• “Towards a Theory of Religion and Assimilation: Suburban Temple’s Founding in Cleveland, Ohio”, Rachel Gordan, University of Toronto

1:00-2:30 Concluding Session

  • A Conversation with Bob Gries, author of Five Generations: 175 Years of Love for Cleveland, with John Grabowski      

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ABOUT THE JEWISH FEDERATION OF CLEVELAND
The Jewish Federation of Cleveland is a 110+ year old community cornerstone that aspires to leave no community member behind. Rooted in traditional Jewish values of justice (tzedek), repairing the world (tikkun olam), acts of loving kindness (gemilut hesed), and Jewish peoplehood (klal yisrael), we commit our values into action every day. By honoring and respecting those who have come before us, and paving the way for those who will come after, we exist to build a better world and care for those who share it. We are the only Jewish organization that considers the needs of our community as a whole and plans for its future.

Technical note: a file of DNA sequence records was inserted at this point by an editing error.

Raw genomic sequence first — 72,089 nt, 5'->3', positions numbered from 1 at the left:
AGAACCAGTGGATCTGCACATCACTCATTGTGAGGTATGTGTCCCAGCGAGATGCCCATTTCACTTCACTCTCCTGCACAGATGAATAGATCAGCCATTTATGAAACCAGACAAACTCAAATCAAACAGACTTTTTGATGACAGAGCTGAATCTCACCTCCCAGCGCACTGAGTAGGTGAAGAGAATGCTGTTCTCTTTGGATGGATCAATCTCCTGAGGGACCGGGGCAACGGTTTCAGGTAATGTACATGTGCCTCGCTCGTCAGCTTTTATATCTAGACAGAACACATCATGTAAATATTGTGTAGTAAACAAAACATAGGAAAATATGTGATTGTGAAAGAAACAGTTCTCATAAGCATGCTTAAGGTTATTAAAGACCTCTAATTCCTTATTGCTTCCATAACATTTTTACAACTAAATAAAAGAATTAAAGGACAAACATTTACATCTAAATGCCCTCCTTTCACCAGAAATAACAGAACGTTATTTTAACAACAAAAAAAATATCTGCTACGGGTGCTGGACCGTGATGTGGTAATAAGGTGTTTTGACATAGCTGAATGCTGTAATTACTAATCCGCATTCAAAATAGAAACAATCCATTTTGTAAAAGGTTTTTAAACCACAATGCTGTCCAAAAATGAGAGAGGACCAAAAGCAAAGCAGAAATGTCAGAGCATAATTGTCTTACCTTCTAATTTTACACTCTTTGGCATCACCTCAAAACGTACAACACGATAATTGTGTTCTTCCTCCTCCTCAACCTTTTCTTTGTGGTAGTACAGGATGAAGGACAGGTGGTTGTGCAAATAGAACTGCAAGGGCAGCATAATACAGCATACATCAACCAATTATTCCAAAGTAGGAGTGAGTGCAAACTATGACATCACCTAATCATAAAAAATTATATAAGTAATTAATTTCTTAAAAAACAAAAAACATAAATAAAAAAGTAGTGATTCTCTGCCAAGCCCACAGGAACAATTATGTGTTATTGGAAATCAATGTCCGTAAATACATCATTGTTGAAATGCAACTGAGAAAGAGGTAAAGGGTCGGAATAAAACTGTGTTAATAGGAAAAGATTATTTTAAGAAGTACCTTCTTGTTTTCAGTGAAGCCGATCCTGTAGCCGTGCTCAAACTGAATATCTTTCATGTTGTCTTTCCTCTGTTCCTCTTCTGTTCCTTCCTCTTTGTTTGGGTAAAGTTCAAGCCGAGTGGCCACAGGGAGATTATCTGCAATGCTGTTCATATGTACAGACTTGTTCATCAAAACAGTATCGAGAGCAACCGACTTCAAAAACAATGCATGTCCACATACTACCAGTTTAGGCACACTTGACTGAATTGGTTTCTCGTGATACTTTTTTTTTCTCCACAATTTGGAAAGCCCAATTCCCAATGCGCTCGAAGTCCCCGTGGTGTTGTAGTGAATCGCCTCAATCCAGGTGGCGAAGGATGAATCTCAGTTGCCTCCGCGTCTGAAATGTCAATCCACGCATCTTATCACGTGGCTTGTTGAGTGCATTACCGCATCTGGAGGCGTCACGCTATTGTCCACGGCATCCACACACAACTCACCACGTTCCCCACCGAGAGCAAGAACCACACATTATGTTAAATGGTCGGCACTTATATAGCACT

ABOUT THE WESTERN RESERVE HISTORICAL SOCIETY Founded in 1867, Western Reserve Historical Society (WRHS) is Northeast Ohio’s premier storyteller based on its vast collection of the tangible history of Northeast Ohio including automobiles, airplanes, archives, books, carousel horses, ceramics, decorative arts, diaries, furniture, gardens, garments, genealogical resources, historic buildings, letters, maps, paintings, photographs, shoes, toys, uniforms, and weapons. WRHS Is also one of the oldest and largest nonprofit regional historical societies in the nation. WRHS presents the lives and activities of 19th-Century settlers at the historic Hale Farm & Village in Bath, Ohio, and it presents the glitter and industry of the Gilded Age through the history of Cleveland’s millionaires and entrepreneurs. WRHS offers a wealth of resources to research your family heritage at the History Center in University Circle, Cleveland.

HOURS & ADMISSION The WRHS History Center in University Circle, 10825 East Boulevard is open Tuesday - Saturday 10:00 am - 5:00 pm, and Sunday, Noon - 5:00 pm. The Research Library is open Thursday – Saturday 10:00 am to 5:00 pm. Admission is $10/adult, $9/Ages 62+, and $5/child 3-12. WRHS members, active Military with ID, and children two and under are free of charge. Group rates are available. Parking lot fees are paid at the admission desk during museum hours. The parking lot is located off Magnolia Drive.